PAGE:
Gov. Mike Dunleavy made it clear prior to releasing his newly proposed budget that there would be changes in how the state spends money.

"Part of the platform I ran on as a candidate was to fix this budget," he said at a news conference this week. "We're going to fix this budget this year."

But deep cuts proposed for education stunned a lot of educators, including a proposed $320 million cut to the Department of Education.

The Anchorage School District expects to lose more than $110 million due to budget cuts.

"This is unrealistic," said ASD School Board President Starr Marsett. "A school district can't operate this way and it's pretty much dismantling education. And I think what people need to understand is if this is what we're looking at, nothing's safe. Sports isn't safe. Music isn't safe." 

University of Alaska President Jim Johnsen is predicting dire consequences if a $134 million cut to the UA System goes through.

"I'm confident we will need to close campuses if this cut makes it all the way through the legislative process," said Johnsen. "We will need to eliminate a lot of programs. We will reduce services, no question about that."

Cutting education did not appear to be a theme of Dunleavy's run for governor. In fact, he said he would not cut education during two KTVA debates, including one with Republican opponent Mead Treadwell, before the primary election.

Referring to his prior experience as an educator, Dunleavy said, "There were battles everyday in taking care of kids. There were battles everyday in helping parents understand how the educational process works. There were battles everyday in trying to get the adequate funding for our schools," Dunleavy said during the debate.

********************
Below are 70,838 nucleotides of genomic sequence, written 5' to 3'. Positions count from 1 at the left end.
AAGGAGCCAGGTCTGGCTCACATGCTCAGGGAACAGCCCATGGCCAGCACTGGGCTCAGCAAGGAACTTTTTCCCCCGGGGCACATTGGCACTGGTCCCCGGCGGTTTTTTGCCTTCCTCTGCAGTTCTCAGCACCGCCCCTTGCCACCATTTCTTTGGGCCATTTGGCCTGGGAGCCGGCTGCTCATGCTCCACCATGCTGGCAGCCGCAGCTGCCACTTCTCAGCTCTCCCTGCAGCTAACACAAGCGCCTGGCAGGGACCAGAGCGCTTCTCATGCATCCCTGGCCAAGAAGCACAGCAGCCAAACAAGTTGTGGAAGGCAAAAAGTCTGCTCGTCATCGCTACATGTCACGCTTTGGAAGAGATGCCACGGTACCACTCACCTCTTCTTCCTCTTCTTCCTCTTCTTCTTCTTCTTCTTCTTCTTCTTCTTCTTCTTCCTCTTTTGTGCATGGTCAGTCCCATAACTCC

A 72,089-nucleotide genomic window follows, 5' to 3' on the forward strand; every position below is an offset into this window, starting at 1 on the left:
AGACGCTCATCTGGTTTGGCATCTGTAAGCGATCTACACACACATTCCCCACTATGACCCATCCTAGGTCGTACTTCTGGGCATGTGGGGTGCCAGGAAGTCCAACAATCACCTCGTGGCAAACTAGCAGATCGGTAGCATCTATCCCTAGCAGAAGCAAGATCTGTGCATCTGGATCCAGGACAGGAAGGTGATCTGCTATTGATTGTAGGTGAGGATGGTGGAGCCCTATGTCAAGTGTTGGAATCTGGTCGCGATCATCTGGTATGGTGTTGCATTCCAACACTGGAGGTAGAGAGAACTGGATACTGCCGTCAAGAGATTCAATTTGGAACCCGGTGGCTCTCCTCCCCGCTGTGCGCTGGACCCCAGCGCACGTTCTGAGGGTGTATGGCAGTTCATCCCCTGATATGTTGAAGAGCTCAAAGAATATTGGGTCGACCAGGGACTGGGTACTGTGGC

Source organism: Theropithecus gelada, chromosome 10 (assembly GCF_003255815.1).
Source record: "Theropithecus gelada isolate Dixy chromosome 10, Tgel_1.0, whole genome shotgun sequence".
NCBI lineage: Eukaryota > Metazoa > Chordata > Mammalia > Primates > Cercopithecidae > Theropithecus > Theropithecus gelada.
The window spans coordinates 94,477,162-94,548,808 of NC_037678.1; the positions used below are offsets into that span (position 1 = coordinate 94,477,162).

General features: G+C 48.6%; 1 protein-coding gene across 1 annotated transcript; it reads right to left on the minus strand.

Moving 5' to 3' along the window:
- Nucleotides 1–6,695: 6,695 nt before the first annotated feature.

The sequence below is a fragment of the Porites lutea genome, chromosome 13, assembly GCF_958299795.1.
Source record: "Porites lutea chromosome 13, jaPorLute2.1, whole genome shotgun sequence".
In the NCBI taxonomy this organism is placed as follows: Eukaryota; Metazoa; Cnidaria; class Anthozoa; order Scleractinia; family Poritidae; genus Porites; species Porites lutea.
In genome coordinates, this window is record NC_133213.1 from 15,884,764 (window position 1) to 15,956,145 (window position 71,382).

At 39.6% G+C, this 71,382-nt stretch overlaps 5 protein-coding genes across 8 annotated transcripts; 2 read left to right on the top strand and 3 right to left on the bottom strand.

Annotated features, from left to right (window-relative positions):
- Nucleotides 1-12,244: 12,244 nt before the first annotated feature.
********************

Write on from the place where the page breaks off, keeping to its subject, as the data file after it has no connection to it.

Treadwell and Dunleavy were asked if they would cut public education.

"Not at this time," replied Dunleavy.

During the same debate KTVA also asked if the two would cut the University of Alaska.

"No for now," replied Dunleavy.

KTVA asked the same question during a debate with Democrat Mark Begich ahead of the general election.

"No plans. Get them land grants for funding," replied Dunleavy.

KTVA asked the Governor's Office to respond to comments the governor made on the campaign trail involving education budget cuts, compared to cuts he proposed this week.

Press Secretary Matt Shuckerow replied in a statement Thursday saying, "The statements made during the campaign and the budget proposed yesterday are not in conflict. Alaska's fiscal standing today sits in stark contrast to where we were just months ago – highlighted by the wishful thinking of the previous administration's $75 per barrel oil projections. The governor's message – we're out of time, we're out of money, we can't spend more than we have."

While announcing his budget, Gov. Dunleavy said it will impact all Alaskans.

He and his staff defended the budget saying it was driven by a $1.6 billion deficit with no new taxes to Alaskans, a full dividend and a budget that is balanced.

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